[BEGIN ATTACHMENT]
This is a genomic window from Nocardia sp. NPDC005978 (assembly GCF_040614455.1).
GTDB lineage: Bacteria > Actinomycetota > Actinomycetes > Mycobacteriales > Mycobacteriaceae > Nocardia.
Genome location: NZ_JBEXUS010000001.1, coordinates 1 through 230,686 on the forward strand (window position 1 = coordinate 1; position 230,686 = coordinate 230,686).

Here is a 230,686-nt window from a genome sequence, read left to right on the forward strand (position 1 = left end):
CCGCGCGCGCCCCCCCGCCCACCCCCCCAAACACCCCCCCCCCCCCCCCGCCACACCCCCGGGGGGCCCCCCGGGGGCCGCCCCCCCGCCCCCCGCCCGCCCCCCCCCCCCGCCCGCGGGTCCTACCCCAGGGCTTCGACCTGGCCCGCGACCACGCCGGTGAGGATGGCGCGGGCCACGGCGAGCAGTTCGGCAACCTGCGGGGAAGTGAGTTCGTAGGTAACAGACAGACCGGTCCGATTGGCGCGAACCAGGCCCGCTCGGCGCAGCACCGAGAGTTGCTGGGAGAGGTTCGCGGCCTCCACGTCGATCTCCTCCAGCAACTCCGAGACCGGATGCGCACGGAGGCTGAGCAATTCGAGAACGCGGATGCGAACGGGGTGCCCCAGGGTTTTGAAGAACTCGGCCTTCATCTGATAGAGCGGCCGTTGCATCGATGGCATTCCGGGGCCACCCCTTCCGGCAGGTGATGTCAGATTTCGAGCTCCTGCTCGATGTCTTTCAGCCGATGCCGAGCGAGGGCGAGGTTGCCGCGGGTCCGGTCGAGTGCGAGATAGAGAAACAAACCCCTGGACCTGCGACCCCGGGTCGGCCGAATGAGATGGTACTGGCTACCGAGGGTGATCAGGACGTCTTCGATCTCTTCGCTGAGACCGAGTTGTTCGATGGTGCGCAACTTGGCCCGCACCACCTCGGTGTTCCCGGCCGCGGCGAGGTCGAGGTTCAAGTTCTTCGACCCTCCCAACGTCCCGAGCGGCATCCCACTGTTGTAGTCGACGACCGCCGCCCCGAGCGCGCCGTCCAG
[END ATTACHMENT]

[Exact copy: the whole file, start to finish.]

This is a genomic window from Nocardia sp. NPDC005978 (assembly GCF_040614455.1).
GTDB lineage: Bacteria > Actinomycetota > Actinomycetes > Mycobacteriales > Mycobacteriaceae > Nocardia.
Genome location: NZ_JBEXUS010000001.1, coordinates 1 through 230,686 on the forward strand (window position 1 = coordinate 1; position 230,686 = coordinate 230,686).

Here is a 230,686-nt window from a genome sequence, read left to right on the forward strand (position 1 = left end):
CCGCGCGCGCCCCCCCGCCCACCCCCCCAAACACCCCCCCCCCCCCCCCGCCACACCCCCGGGGGGCCCCCCGGGGGCCGCCCCCCCGCCCCCCGCCCGCCCCCCCCCCCCGCCCGCGGGTCCTACCCCAGGGCTTCGACCTGGCCCGCGACCACGCCGGTGAGGATGGCGCGGGCCACGGCGAGCAGTTCGGCAACCTGCGGGGAAGTGAGTTCGTAGGTAACAGACAGACCGGTCCGATTGGCGCGAACCAGGCCCGCTCGGCGCAGCACCGAGAGTTGCTGGGAGAGGTTCGCGGCCTCCACGTCGATCTCCTCCAGCAACTCCGAGACCGGATGCGCACGGAGGCTGAGCAATTCGAGAACGCGGATGCGAACGGGGTGCCCCAGGGTTTTGAAGAACTCGGCCTTCATCTGATAGAGCGGCCGTTGCATCGATGGCATTCCGGGGCCACCCCTTCCGGCAGGTGATGTCAGATTTCGAGCTCCTGCTCGATGTCTTTCAGCCGATGCCGAGCGAGGGCGAGGTTGCCGCGGGTCCGGTCGAGTGCGAGATAGAGAAACAAACCCCTGGACCTGCGACCCCGGGTCGGCCGAATGAGATGGTACTGGCTACCGAGGGTGATCAGGACGTCTTCGATCTCTTCGCTGAGACCGAGTTGTTCGATGGTGCGCAACTTGGCCCGCACCACCTCGGTGTTCCCGGCCGCGGCGAGGTCGAGGTTCAAGTTCTTCGACCCTCCCAACGTCCCGAGCGGCATCCCACTGTTGTAGTCGACGACCGCCGCCCCGAGCGCGCCGTCCAG